Arena for Contemporary African, African-American and Caribbean Art

Sokari Douglas Camp


While the Nigerian-born artist has become renowned for her sculptural adaptations of traditional Kalabari masks, and for her pointed critiques of Western museological displays of African visual culture objects, this exhibition shows the artist, instead, in dialogue with the history of Western art.

Allison Young on the Nigerian artist Sokari Douglas Camp
Blind Love and Grace, 2015.

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Tracing the Emergence of Contemporary Visual Art Practice in Nairobi

Cyrus KabiruC-Stunners

The proliferation of many new spaces for art’s distribution particularly those of art-centres, provides liberation from commercial motives which can extend aesthetic freedom offered to artists and their practice. The networks that these multiple spaces create, and the environment of continuous questioning of ‘what is the purpose of art’ and ‘what can art achieve’ has been constructive for artists to continuously push boundaries. Additionally these new spaces create a platform for wider audiences to encounter art.

Craig Halliday on the contemporary visual art practice in Nairobi.
Cyrus Kabiru, from C-Stunners series.

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Malick Sidibé: The Transformative Gaze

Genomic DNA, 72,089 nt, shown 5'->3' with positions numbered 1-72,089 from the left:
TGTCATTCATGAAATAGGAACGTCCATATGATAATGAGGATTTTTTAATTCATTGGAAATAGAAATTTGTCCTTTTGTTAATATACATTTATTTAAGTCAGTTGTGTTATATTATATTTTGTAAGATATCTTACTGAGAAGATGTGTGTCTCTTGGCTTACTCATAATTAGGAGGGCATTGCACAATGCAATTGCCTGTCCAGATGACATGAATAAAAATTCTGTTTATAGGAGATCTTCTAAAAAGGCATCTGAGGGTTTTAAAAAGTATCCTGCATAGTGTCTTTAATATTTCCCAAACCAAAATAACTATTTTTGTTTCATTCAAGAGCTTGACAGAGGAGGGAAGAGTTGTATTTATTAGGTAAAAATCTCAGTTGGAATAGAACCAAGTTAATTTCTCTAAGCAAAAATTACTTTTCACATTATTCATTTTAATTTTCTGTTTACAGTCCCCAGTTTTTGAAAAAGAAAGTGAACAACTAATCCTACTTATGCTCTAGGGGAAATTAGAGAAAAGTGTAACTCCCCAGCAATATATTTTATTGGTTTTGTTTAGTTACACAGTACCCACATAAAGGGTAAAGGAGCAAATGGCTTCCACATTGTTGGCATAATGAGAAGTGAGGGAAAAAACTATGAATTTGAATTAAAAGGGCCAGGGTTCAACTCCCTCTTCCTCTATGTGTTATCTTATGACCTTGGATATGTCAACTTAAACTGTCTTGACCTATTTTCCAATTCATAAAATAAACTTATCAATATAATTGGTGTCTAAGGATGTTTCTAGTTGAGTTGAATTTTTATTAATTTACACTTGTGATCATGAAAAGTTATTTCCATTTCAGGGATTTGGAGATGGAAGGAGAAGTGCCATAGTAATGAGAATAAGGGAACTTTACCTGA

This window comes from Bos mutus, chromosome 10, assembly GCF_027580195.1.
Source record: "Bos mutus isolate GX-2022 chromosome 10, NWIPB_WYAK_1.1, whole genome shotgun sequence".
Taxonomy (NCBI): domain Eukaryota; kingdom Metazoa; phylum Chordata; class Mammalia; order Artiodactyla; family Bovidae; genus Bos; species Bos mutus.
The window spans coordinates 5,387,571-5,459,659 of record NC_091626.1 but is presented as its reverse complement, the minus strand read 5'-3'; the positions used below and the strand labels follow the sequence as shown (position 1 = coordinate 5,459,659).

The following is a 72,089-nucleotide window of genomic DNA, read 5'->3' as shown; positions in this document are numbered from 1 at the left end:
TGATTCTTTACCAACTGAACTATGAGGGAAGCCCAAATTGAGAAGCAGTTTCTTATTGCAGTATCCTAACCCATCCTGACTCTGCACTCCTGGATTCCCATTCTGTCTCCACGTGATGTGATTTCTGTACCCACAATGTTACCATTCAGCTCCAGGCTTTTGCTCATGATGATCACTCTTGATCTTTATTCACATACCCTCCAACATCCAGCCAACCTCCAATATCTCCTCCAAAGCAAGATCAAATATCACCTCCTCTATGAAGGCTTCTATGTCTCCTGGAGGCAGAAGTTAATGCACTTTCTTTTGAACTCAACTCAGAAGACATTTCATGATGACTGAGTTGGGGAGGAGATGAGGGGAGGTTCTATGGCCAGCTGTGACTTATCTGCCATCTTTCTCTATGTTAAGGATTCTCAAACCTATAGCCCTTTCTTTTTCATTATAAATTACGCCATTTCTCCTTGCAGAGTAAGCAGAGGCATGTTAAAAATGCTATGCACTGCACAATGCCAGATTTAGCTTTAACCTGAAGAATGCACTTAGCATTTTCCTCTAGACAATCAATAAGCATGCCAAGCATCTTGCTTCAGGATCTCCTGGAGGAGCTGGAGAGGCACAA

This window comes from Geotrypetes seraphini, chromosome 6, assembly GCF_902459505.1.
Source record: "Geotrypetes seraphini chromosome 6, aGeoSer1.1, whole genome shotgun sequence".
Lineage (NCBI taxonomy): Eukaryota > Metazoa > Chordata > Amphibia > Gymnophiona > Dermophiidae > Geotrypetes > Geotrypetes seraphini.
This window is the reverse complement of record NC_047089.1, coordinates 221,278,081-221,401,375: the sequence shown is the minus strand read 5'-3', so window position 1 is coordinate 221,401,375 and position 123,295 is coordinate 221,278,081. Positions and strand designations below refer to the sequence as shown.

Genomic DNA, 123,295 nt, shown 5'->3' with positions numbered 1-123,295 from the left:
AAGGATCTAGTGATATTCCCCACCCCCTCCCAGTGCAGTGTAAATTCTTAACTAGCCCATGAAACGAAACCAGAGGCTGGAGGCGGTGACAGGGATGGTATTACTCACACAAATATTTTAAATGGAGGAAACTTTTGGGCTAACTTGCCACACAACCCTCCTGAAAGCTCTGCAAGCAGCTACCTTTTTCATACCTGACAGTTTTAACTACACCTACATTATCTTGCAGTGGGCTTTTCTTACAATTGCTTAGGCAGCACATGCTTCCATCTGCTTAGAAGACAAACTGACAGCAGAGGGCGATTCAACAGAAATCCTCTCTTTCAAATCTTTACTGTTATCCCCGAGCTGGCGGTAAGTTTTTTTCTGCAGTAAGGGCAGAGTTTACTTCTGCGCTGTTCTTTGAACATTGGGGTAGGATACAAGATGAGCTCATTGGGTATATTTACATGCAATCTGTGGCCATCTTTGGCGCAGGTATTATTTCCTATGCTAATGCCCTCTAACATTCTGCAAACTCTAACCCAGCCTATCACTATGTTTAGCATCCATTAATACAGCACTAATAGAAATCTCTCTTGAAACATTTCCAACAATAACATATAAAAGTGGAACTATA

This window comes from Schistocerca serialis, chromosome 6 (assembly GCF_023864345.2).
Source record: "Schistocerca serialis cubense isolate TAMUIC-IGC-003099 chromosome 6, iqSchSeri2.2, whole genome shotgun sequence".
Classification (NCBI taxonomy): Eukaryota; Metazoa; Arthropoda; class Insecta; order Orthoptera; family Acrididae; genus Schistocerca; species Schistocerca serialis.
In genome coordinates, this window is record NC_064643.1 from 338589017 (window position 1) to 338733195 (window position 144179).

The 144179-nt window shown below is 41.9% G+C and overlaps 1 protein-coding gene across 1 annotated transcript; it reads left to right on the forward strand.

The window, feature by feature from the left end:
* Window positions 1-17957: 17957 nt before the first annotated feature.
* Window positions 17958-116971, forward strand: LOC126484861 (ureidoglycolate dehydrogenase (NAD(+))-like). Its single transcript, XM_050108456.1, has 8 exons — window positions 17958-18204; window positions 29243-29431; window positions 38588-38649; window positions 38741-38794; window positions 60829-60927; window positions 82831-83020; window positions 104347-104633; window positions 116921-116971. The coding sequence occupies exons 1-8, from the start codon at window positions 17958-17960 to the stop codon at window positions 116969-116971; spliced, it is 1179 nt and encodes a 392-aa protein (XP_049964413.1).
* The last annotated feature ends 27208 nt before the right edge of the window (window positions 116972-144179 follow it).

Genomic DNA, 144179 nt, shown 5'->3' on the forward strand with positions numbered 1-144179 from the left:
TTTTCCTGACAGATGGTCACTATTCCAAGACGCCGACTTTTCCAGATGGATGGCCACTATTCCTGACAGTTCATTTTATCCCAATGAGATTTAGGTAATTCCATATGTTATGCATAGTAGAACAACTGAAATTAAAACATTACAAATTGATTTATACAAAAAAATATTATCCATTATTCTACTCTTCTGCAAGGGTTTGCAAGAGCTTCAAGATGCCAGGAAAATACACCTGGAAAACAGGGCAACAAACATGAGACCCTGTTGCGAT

Beyond capturing the ultra stylish hipness of his post-colonial cohorts, Sidibé joyfully affirms the lives, identities and aspirations of a generation reaching for freedom and asserting their modernity into the world. Beyond that, his photographic images have become part of a visual lexicon that resonates and extends to communities worldwide.

Eve Sandler on the late Malick Sidibé.
Nuit de Noël, 1963.

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Alfredo Jaar’s Show


After all colonization was essentially based on the art of seeing – of seeing the other through the perspective or gaze of the western world. Or fixing the observed other in a frame or lens like photographer or a hunter tracing a wild thing through the pistol’s lens.

Athi Mongezeleli looks back on two controversial exhibitions of Alfreda Jaar in Johannesburg.
Frantz Fanon Tribute, 2016 (photo David Mann).

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Xavier Robles de Medina


Because of the way he is working on a painting or a drawing – slowly, with refined lines, a soft touch, focused on details, but also very much aware of the spatial effects, the effect of empty spaces juxtaposing ‘filled’ spaces – his works are more of an emotional representation or interpretation of the reality.

Rob Perrée in conversation with Xavier Robles de Medina from Suriname.
Samaita (detail), 2016, graphite on paper.

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April edition 2016.

Events / News

Pieter Hugo, 1994 »


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Charles Jean-Pierre, Haitian-American »


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Dathini Mzayiya, SA »


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Vincent Smith »


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Fahamu Pecou »


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